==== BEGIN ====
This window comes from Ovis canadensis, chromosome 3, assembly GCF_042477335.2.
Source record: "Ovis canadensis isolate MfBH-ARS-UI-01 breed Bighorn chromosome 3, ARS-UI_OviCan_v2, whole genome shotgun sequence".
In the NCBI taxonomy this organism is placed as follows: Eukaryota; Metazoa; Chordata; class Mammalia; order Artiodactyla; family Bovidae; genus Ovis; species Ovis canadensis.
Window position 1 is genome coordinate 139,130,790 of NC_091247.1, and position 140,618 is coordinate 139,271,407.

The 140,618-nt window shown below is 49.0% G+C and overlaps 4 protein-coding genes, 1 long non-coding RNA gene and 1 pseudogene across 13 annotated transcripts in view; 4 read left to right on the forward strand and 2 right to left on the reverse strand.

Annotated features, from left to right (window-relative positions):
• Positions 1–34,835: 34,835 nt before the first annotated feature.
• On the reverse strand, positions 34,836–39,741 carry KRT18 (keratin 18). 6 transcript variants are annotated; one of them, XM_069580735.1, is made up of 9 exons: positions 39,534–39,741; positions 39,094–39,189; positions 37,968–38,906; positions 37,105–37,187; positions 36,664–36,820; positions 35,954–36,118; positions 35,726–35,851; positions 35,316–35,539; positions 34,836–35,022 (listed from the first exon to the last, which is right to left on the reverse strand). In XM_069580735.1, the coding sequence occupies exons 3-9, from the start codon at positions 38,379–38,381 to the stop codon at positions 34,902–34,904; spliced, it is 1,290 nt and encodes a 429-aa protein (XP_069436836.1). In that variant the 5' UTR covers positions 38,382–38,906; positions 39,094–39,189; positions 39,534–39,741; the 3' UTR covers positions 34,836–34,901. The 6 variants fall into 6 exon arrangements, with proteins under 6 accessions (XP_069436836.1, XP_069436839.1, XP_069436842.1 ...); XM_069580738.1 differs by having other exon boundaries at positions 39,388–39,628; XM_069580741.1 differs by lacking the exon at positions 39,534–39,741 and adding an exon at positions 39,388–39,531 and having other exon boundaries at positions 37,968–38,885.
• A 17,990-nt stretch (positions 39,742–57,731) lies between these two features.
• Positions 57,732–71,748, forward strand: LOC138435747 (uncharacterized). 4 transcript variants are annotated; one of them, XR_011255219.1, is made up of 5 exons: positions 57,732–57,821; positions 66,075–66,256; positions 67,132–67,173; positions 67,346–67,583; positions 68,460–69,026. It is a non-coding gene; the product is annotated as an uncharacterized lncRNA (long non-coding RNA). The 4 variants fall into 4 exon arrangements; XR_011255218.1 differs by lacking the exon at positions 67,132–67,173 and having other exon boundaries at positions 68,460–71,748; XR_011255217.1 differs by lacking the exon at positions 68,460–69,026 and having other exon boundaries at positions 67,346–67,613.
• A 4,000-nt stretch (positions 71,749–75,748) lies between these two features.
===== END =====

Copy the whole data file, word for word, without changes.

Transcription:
This window comes from Ovis canadensis, chromosome 3, assembly GCF_042477335.2.
Source record: "Ovis canadensis isolate MfBH-ARS-UI-01 breed Bighorn chromosome 3, ARS-UI_OviCan_v2, whole genome shotgun sequence".
In the NCBI taxonomy this organism is placed as follows: Eukaryota; Metazoa; Chordata; class Mammalia; order Artiodactyla; family Bovidae; genus Ovis; species Ovis canadensis.
Window position 1 is genome coordinate 139,130,790 of NC_091247.1, and position 140,618 is coordinate 139,271,407.

The 140,618-nt window shown below is 49.0% G+C and overlaps 4 protein-coding genes, 1 long non-coding RNA gene and 1 pseudogene across 13 annotated transcripts in view; 4 read left to right on the forward strand and 2 right to left on the reverse strand.

Annotated features, from left to right (window-relative positions):
• Positions 1–34,835: 34,835 nt before the first annotated feature.
• On the reverse strand, positions 34,836–39,741 carry KRT18 (keratin 18). 6 transcript variants are annotated; one of them, XM_069580735.1, is made up of 9 exons: positions 39,534–39,741; positions 39,094–39,189; positions 37,968–38,906; positions 37,105–37,187; positions 36,664–36,820; positions 35,954–36,118; positions 35,726–35,851; positions 35,316–35,539; positions 34,836–35,022 (listed from the first exon to the last, which is right to left on the reverse strand). In XM_069580735.1, the coding sequence occupies exons 3-9, from the start codon at positions 38,379–38,381 to the stop codon at positions 34,902–34,904; spliced, it is 1,290 nt and encodes a 429-aa protein (XP_069436836.1). In that variant the 5' UTR covers positions 38,382–38,906; positions 39,094–39,189; positions 39,534–39,741; the 3' UTR covers positions 34,836–34,901. The 6 variants fall into 6 exon arrangements, with proteins under 6 accessions (XP_069436836.1, XP_069436839.1, XP_069436842.1 ...); XM_069580738.1 differs by having other exon boundaries at positions 39,388–39,628; XM_069580741.1 differs by lacking the exon at positions 39,534–39,741 and adding an exon at positions 39,388–39,531 and having other exon boundaries at positions 37,968–38,885.
• A 17,990-nt stretch (positions 39,742–57,731) lies between these two features.
• Positions 57,732–71,748, forward strand: LOC138435747 (uncharacterized). 4 transcript variants are annotated; one of them, XR_011255219.1, is made up of 5 exons: positions 57,732–57,821; positions 66,075–66,256; positions 67,132–67,173; positions 67,346–67,583; positions 68,460–69,026. It is a non-coding gene; the product is annotated as an uncharacterized lncRNA (long non-coding RNA). The 4 variants fall into 4 exon arrangements; XR_011255218.1 differs by lacking the exon at positions 67,132–67,173 and having other exon boundaries at positions 68,460–71,748; XR_011255217.1 differs by lacking the exon at positions 68,460–69,026 and having other exon boundaries at positions 67,346–67,613.
• A 4,000-nt stretch (positions 71,749–75,748) lies between these two features.